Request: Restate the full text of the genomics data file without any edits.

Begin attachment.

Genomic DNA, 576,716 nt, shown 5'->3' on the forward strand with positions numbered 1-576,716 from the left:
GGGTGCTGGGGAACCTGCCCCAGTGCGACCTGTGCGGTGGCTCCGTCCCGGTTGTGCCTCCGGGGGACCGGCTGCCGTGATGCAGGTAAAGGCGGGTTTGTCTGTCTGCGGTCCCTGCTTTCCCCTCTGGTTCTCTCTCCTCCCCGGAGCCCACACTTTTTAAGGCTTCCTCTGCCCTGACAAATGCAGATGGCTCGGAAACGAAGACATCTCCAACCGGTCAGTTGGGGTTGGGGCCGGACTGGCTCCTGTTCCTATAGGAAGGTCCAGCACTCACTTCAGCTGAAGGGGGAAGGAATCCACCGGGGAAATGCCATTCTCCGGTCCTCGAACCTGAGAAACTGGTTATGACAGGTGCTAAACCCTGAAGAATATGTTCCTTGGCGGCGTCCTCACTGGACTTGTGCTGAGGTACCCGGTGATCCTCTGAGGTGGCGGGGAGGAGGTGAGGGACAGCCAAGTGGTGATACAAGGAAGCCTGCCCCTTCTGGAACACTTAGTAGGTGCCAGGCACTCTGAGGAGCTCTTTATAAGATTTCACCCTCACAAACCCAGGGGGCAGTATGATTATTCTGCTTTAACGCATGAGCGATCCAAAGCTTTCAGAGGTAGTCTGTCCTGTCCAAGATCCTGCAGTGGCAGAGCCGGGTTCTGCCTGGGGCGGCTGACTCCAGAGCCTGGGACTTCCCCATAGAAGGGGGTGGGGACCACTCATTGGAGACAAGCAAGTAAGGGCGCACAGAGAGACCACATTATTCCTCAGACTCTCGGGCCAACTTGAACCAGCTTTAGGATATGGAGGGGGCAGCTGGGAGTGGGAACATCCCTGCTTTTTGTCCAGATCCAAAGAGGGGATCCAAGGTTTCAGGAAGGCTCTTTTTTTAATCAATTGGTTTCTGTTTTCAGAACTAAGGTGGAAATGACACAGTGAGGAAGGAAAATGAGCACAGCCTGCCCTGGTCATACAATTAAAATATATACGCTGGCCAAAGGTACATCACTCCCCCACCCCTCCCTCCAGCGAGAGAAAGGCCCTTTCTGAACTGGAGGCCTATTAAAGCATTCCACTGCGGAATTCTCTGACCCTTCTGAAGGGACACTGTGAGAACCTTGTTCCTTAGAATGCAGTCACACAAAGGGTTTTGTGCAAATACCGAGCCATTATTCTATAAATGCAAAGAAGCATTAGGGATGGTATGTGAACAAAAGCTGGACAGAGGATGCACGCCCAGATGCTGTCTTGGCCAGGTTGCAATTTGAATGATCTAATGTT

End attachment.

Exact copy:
Genomic DNA, 576,716 nt, shown 5'->3' on the forward strand with positions numbered 1-576,716 from the left:
GGGTGCTGGGGAACCTGCCCCAGTGCGACCTGTGCGGTGGCTCCGTCCCGGTTGTGCCTCCGGGGGACCGGCTGCCGTGATGCAGGTAAAGGCGGGTTTGTCTGTCTGCGGTCCCTGCTTTCCCCTCTGGTTCTCTCTCCTCCCCGGAGCCCACACTTTTTAAGGCTTCCTCTGCCCTGACAAATGCAGATGGCTCGGAAACGAAGACATCTCCAACCGGTCAGTTGGGGTTGGGGCCGGACTGGCTCCTGTTCCTATAGGAAGGTCCAGCACTCACTTCAGCTGAAGGGGGAAGGAATCCACCGGGGAAATGCCATTCTCCGGTCCTCGAACCTGAGAAACTGGTTATGACAGGTGCTAAACCCTGAAGAATATGTTCCTTGGCGGCGTCCTCACTGGACTTGTGCTGAGGTACCCGGTGATCCTCTGAGGTGGCGGGGAGGAGGTGAGGGACAGCCAAGTGGTGATACAAGGAAGCCTGCCCCTTCTGGAACACTTAGTAGGTGCCAGGCACTCTGAGGAGCTCTTTATAAGATTTCACCCTCACAAACCCAGGGGGCAGTATGATTATTCTGCTTTAACGCATGAGCGATCCAAAGCTTTCAGAGGTAGTCTGTCCTGTCCAAGATCCTGCAGTGGCAGAGCCGGGTTCTGCCTGGGGCGGCTGACTCCAGAGCCTGGGACTTCCCCATAGAAGGGGGTGGGGACCACTCATTGGAGACAAGCAAGTAAGGGCGCACAGAGAGACCACATTATTCCTCAGACTCTCGGGCCAACTTGAACCAGCTTTAGGATATGGAGGGGGCAGCTGGGAGTGGGAACATCCCTGCTTTTTGTCCAGATCCAAAGAGGGGATCCAAGGTTTCAGGAAGGCTCTTTTTTTAATCAATTGGTTTCTGTTTTCAGAACTAAGGTGGAAATGACACAGTGAGGAAGGAAAATGAGCACAGCCTGCCCTGGTCATACAATTAAAATATATACGCTGGCCAAAGGTACATCACTCCCCCACCCCTCCCTCCAGCGAGAGAAAGGCCCTTTCTGAACTGGAGGCCTATTAAAGCATTCCACTGCGGAATTCTCTGACCCTTCTGAAGGGACACTGTGAGAACCTTGTTCCTTAGAATGCAGTCACACAAAGGGTTTTGTGCAAATACCGAGCCATTATTCTATAAATGCAAAGAAGCATTAGGGATGGTATGTGAACAAAAGCTGGACAGAGGATGCACGCCCAGATGCTGTCTTGGCCAGGTTGCAATTTGAATGATCTAATGTT